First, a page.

Are the residents of the Kaliningrad region “Russian Europeans”? This is a different Russia, more influenced by Polish cuisine, German roads and Spanish beaches than the Russian empty spaces, Russian food and a traditional off-road? After the collapse of the Soviet Union consciousness was formed almost million people living in the most Western part of Russia?
The Russian Kaliningrad region is usually featured in the media in the context of the tense relations between Russia and the European Union and NATO. It is presented as a “carrier” and “a huge military base of Russia”. It is very rare to hear something or to read about daily life in this region, about the problems they faced, and about the values and symbols that are important to ordinary Kaliningraders. In particular, in Poland and in Europe almost nothing is known about changes in self-perception of the inhabitants of this region.
In 2015-2017, there was conducted a research project that aims at least partially to close this information gap. The authors of the study concluded that the process of self-identification in the Kaliningrad region is affected by a number of factors. In the framework of the project an attempt was made to comprehensively examine all the complexities of this issue and among other things, to figure out how complicated and multi-faceted history of this region affects the modern life of Kaliningraders. Therefore, the researchers focused on two historical periods: the Soviet period (1945-1991) and in the times of East Prussia (from the middle ages to the end of the Second world war, with particular emphasis on the period 1870-1945 years) to Understand the pre-war past and its influence today would be impossible without taking into account such elements as the internal situation in Russia, the influence of the neighbourhood of the Kaliningrad region with the EU and NATO, the current international situation and the information space.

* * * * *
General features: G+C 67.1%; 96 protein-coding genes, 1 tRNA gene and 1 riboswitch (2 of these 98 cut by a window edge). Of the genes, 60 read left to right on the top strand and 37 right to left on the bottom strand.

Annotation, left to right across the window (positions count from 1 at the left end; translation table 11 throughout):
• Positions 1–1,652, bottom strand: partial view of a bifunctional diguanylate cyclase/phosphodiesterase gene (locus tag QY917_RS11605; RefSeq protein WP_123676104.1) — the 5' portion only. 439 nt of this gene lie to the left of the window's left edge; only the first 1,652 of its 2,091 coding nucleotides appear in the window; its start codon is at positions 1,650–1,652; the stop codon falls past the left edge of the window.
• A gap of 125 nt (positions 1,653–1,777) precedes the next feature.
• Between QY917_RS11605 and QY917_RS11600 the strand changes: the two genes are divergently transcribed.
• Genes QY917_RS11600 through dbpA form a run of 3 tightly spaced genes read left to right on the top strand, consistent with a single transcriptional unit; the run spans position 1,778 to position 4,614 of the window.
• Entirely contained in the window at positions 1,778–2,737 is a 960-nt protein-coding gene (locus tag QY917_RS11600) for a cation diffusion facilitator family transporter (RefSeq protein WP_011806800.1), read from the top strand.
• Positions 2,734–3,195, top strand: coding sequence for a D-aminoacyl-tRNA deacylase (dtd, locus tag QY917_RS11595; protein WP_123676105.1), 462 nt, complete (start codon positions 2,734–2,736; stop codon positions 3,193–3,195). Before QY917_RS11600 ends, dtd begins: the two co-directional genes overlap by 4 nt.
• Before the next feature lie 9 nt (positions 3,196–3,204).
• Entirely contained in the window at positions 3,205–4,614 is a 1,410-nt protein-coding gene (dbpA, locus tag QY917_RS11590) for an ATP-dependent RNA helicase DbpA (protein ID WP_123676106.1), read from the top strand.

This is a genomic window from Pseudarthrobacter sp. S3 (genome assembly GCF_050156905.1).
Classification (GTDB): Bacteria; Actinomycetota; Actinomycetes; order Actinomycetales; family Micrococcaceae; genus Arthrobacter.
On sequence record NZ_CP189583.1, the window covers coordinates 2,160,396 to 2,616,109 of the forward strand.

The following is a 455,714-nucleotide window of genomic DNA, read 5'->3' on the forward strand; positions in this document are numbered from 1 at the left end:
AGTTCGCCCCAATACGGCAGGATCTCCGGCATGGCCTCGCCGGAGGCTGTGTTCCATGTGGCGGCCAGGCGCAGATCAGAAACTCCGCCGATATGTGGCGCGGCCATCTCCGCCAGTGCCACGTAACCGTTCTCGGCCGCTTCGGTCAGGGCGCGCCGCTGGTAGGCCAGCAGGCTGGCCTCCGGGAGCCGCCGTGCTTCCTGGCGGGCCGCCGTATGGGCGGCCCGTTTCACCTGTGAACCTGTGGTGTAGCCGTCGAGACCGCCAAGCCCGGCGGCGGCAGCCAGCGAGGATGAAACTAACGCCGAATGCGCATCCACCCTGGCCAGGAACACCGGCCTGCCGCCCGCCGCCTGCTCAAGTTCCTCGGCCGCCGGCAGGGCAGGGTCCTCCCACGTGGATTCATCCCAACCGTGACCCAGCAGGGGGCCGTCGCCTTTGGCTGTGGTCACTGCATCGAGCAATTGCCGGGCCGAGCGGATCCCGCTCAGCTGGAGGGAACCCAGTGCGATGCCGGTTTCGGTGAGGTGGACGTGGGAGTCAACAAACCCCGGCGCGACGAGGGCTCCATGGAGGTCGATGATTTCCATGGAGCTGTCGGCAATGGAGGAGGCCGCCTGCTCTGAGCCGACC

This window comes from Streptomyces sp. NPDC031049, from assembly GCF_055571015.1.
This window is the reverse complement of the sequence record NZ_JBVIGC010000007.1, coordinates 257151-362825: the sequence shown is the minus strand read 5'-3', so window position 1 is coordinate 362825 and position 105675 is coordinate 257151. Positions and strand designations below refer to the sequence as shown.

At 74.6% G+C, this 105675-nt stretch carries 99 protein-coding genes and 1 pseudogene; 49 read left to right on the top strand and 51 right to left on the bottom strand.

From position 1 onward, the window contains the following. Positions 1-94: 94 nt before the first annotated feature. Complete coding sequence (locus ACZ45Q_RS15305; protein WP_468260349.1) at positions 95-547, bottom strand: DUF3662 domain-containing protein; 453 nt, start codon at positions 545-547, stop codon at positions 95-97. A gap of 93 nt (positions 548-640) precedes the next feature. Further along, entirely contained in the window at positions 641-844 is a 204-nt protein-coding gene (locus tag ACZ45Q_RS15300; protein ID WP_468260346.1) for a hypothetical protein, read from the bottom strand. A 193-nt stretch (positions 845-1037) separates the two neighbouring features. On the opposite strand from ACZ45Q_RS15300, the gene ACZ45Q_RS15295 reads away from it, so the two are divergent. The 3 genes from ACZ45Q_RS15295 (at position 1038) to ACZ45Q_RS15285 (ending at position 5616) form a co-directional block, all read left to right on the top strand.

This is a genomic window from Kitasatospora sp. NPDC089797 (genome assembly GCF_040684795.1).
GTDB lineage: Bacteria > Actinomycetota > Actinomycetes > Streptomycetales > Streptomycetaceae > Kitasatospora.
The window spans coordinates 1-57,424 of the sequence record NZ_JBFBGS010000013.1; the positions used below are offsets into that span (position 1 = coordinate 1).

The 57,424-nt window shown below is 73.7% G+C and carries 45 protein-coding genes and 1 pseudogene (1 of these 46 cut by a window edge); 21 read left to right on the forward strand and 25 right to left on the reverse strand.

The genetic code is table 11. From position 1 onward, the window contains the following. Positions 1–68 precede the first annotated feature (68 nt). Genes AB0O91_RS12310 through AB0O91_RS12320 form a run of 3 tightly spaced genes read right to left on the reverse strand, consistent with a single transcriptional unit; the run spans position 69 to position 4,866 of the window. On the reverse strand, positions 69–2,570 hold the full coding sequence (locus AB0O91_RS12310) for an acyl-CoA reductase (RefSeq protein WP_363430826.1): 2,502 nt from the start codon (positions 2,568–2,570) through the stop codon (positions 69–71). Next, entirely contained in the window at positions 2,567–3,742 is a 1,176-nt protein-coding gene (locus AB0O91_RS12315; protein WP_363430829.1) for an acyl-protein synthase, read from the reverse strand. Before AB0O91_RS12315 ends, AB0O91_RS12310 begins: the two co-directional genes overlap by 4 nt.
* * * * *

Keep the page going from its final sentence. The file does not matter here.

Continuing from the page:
During the implementation of the project were done the following work:
• Among the residents of the Kaliningrad region and the Pomeranian and Warmia-Masurian voivodship (in Poland) has conducted more than 40 surveys. Among other things, the surveys were conducted by scholars, researchers, local government officials and NGO employees.
• There were two research trips to the Kaliningrad region (with a total duration of four weeks), and travel in elbląg, gdańsk and Olsztyn.
• Studied the content of Internet portals, which raises the issues of consciousness and identity, including the materials appearing in thematic groups in social networks.
• Has collected a large number of Polish, Russian, English and German literature of the past and present of the Kaliningrad region and on other issues studied in the project.
• The authors prepared the monograph of 300 pages, which will be the basis for a future doctoral thesis and for publication on the self-image of residents of the Kaliningrad region.